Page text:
The road is narrow and curvy and hilly, but the canopy of green trees over it makes it seem safer than it did when I drove it every day.
Larry and I are on our way to Roanoke, and we are driving on first one road then another that used to be familiar to me.
Some of that sense of familiarity returns as we go further along the roads and we start passing landmarks.
The garage with its collection of old Volkswagens. The church at the intersection. The place I ran out of the road in the rain one dark morning. The convenience store exactly 20 miles from home. The hill I tried to make it down in the ice. I had to turn around and try again the third time.
On this Saturday trip, I’m talking with Larry about this and that, but I’m feeling the anxiety of years ago.
Nearly six years ago in late September, I took a job with a newspaper in Roanoke. I thought I would enjoy the job enough that the long commute on lonely roads would make up for it.
I edited letters to the editor and commentaries, and I worked in the newspaper library.
Every morning I left the house by 6:15 to get to work by 7:30. I worked until 4 p.m., and then drove home. If I hit the lights right in the city and didn’t get behind a line of traffic on the two-lane roads, I could get home a little after 5.
Late that fall into the winter, I started having what I found out later were panic attacks and severe anxiety. I became afraid to drive. I clenched the wheel all the way to Roanoke and all the way back home, afraid I was going to wreck.
I did wreck in late October. I wasn’t speeding, but I was going too fast for the wet roads one morning, and my car whirled around and off the road. I thought I was going to flip and actually gave myself over to that idea. I didn’t flip but stopped a few feet away from a utility pole. I wasn’t hurt and I was able to drive away from the accident.
But that just heightened my fears of driving and my anxiety in general.
I went to my family doctor and he tried me on different medications. They just seemed to make things worse. I couldn’t focus. I couldn’t sit still.
I sat at my computer at work and had to will myself to open up a file and edit. I was so afraid of not doing a good job.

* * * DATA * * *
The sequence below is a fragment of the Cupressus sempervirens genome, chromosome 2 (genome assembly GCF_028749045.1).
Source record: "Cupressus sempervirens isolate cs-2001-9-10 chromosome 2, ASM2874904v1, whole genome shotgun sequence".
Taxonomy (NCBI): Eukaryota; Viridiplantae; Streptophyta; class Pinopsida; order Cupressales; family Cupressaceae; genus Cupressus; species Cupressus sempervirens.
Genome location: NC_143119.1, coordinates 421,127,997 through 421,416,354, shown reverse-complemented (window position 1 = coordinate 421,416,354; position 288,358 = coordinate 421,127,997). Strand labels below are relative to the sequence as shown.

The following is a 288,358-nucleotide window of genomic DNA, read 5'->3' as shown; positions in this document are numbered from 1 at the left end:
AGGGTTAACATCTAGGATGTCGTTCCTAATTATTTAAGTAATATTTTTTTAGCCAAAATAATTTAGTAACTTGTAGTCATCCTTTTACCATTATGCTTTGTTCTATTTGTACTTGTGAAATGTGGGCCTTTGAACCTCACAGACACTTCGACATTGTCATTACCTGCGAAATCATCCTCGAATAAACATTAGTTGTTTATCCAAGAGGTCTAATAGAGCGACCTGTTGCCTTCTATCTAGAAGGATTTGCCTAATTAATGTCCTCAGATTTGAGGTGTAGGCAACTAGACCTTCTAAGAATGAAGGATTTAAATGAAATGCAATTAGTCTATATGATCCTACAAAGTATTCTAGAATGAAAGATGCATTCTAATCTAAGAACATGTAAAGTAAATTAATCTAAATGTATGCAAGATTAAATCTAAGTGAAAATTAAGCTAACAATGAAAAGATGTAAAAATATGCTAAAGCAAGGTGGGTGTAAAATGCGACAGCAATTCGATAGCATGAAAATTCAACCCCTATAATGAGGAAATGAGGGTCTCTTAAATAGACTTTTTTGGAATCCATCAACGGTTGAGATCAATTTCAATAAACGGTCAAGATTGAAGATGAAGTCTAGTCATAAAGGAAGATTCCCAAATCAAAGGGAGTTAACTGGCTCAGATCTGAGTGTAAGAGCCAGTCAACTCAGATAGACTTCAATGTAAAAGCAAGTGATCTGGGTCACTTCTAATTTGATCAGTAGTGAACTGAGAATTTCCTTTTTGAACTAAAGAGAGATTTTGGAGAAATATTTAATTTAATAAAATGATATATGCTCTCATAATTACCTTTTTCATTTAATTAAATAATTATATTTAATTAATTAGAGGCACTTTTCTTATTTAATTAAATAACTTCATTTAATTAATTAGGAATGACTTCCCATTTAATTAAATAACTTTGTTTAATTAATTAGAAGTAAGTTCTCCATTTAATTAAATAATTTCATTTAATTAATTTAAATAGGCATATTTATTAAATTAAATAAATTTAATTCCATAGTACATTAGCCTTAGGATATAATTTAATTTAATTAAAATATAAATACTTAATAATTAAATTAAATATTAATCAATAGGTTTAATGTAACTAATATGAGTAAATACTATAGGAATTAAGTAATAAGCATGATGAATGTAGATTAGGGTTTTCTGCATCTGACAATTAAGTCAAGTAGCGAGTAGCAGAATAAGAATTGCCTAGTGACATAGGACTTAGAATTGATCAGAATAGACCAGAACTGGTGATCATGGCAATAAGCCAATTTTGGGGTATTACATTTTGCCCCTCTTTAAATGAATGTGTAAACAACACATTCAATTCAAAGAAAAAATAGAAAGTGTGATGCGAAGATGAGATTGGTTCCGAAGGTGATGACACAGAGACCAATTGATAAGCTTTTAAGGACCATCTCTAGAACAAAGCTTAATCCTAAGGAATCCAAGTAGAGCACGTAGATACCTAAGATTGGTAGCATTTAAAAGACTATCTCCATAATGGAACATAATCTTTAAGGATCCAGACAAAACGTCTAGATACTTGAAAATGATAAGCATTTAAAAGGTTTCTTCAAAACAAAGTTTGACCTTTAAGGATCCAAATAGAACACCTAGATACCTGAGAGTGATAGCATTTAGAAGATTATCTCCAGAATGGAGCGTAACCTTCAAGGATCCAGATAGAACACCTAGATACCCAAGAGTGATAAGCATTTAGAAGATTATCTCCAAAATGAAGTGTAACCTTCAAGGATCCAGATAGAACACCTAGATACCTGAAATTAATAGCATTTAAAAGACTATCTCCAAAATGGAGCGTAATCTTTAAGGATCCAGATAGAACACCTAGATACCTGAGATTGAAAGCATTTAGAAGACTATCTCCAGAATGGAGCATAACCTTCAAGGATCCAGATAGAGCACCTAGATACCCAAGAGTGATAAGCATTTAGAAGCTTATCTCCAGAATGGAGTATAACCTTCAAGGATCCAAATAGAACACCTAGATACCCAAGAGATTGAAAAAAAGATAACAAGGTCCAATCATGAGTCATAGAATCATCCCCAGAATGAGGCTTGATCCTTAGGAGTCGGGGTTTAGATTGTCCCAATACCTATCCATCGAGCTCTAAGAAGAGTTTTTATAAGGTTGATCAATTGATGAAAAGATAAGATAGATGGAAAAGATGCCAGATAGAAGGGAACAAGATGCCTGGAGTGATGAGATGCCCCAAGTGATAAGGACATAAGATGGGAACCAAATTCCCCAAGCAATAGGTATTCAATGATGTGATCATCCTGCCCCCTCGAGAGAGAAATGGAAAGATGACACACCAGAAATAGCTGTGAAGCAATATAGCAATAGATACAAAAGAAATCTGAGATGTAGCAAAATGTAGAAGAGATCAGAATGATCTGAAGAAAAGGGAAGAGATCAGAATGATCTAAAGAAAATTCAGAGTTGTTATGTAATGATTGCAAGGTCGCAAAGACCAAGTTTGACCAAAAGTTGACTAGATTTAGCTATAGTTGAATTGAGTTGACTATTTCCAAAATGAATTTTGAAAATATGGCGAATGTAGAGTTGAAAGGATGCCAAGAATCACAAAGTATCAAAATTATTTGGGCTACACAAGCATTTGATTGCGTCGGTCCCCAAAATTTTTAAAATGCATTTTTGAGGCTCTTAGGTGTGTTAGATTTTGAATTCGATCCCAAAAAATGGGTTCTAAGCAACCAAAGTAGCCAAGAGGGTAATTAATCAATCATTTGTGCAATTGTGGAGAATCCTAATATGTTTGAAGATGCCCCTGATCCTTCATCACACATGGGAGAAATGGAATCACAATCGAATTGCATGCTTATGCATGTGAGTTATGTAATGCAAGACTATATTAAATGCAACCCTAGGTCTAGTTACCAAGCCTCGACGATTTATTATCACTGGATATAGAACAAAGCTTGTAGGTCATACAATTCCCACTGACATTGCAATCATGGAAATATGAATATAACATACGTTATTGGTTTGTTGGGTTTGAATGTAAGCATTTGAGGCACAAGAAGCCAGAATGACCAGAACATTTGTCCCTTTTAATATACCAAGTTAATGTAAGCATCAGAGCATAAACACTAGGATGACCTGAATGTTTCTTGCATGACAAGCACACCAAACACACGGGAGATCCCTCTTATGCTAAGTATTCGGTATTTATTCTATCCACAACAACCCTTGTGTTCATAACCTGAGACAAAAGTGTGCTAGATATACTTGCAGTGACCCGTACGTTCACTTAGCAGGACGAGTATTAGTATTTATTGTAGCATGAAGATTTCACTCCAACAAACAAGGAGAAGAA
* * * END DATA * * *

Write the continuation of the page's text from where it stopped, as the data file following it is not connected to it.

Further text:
I was so afraid.
I finally turned in my resignation and left the job in February, feeling unable to continue the long drive and the work.
But that was years ago. I eventually got help from a specialist, a psychiatrist. I got on the right medication. I received therapy. I was in a much better place now.
I remind myself of that as I ride along with Larry in his truck on Saturday. I have an opportunity to enjoy the day with my husband. And I’m going to do that.
We chat about things, comment on the scenery, the houses and horses and farmland we pass. Then we concentrate on finding our way around a city that we’re not as familiar with as cities closer to where we live.
Our first stop is a parts store to pick up a lawn mower guard which Larry couldn’t find in Lynchburg or Danville.
Then we ride around and find a restaurant to eat. I had found Wildflour Café on the Internet, and I want to eat there because they have a variety of foods available, including vegetarian selections.
|Centerpiece on the table.|
The food is great, and the atmosphere is relaxed. I eat a burger made of black beans and corn, along with sweet potato fries. Larry gets a regular burger and fries. We share an appetizer of fried green tomatoes with a chipotle-like sauce.
Then we drive home. We talk about what we see. We ride in silence. We talk some more. It is peaceful. It is OK.
Have you ever revisited a place or situation that used to cause you anxiety?